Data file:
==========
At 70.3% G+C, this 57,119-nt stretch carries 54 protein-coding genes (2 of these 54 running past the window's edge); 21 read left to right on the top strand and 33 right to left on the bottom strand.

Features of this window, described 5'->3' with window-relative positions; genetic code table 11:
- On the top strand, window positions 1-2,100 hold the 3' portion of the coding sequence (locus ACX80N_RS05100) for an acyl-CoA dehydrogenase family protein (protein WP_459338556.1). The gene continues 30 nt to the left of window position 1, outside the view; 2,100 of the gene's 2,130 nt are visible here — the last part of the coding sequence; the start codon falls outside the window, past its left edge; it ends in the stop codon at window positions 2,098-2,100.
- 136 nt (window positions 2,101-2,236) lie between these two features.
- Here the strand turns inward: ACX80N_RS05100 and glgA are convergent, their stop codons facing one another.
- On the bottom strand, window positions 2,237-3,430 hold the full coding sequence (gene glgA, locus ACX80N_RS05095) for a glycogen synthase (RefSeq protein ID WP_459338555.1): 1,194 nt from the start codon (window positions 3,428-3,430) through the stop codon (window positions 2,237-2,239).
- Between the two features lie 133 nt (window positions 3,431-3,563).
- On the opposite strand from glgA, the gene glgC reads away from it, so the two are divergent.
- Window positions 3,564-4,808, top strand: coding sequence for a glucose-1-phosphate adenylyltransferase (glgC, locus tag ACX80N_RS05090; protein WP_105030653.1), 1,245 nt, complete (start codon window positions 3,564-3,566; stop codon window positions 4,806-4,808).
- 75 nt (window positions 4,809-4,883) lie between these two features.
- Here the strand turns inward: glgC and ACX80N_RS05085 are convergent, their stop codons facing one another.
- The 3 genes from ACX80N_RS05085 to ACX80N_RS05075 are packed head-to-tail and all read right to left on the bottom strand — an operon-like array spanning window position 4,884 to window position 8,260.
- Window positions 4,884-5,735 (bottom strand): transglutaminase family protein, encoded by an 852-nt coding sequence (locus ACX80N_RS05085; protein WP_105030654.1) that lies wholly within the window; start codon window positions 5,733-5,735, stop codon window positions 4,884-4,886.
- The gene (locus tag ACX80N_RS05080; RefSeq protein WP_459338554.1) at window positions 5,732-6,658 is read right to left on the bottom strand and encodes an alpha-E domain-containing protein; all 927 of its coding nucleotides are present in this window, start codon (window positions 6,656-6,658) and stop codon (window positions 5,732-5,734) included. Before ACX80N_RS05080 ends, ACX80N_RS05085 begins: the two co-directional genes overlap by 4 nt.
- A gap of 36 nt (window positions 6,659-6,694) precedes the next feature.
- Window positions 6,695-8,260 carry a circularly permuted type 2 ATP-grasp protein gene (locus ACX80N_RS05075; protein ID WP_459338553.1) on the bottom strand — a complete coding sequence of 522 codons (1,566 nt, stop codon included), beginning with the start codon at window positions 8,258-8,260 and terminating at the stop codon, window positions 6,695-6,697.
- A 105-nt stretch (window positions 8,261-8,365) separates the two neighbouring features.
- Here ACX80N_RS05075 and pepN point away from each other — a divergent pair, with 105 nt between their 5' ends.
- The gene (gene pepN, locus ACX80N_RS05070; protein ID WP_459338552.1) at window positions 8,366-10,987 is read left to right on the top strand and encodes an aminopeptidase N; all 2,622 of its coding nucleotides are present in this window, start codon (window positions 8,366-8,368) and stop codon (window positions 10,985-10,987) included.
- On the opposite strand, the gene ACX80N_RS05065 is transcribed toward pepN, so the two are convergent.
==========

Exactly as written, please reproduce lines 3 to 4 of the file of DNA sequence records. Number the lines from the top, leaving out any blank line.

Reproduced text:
- On the top strand, window positions 1-2,100 hold the 3' portion of the coding sequence (locus ACX80N_RS05100) for an acyl-CoA dehydrogenase family protein (protein WP_459338556.1). The gene continues 30 nt to the left of window position 1, outside the view; 2,100 of the gene's 2,130 nt are visible here — the last part of the coding sequence; the start codon falls outside the window, past its left edge; it ends in the stop codon at window positions 2,098-2,100.
- 136 nt (window positions 2,101-2,236) lie between these two features.